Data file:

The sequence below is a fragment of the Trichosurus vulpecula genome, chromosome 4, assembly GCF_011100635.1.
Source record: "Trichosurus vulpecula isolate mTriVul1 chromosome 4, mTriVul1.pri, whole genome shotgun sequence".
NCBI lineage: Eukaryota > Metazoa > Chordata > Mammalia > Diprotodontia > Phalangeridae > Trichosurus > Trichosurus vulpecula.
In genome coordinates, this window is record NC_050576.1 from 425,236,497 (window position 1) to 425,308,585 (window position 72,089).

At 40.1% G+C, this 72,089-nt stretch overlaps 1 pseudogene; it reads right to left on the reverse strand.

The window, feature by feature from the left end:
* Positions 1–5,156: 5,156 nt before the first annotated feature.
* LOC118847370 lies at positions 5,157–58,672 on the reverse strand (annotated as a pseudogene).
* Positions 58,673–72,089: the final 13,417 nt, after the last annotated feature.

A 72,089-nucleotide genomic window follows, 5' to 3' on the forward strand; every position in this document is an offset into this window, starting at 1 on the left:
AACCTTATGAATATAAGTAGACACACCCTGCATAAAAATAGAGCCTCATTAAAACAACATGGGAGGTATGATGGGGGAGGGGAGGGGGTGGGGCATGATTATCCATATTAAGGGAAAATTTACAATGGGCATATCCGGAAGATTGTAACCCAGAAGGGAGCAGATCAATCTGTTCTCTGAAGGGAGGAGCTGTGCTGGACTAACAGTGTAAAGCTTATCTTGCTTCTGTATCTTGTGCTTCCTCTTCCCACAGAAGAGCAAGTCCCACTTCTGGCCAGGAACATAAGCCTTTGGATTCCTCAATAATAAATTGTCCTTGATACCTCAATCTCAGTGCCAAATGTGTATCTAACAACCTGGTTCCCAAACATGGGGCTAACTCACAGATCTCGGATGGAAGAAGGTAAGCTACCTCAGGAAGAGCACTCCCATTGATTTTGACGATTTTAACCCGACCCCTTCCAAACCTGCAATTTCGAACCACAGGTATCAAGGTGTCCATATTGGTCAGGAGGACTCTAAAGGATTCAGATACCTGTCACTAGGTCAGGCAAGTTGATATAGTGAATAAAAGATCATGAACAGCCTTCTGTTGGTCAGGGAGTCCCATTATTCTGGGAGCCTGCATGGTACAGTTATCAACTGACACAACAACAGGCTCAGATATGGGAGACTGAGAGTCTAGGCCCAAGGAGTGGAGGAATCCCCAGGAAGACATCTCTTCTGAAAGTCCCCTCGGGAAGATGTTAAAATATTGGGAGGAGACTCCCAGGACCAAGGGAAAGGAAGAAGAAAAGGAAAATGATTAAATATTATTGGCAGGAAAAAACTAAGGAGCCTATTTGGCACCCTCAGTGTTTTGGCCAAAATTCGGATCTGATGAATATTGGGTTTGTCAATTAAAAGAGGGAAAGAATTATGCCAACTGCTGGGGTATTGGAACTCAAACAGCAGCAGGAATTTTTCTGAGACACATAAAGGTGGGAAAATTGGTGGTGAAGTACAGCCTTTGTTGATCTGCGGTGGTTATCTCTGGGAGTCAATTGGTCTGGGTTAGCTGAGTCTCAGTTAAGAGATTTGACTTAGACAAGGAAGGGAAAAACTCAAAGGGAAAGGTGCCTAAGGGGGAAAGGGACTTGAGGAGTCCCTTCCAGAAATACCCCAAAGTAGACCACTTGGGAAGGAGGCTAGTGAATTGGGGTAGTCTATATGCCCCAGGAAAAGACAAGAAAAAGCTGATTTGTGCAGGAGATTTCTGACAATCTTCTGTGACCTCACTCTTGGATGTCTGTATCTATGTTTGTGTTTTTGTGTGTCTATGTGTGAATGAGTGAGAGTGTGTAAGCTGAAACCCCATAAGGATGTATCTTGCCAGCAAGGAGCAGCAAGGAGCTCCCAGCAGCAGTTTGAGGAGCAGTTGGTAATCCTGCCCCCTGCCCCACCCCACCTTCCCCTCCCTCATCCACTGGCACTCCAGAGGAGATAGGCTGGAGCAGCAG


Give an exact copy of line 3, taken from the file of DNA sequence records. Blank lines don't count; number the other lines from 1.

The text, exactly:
NCBI lineage: Eukaryota > Metazoa > Chordata > Mammalia > Diprotodontia > Phalangeridae > Trichosurus > Trichosurus vulpecula.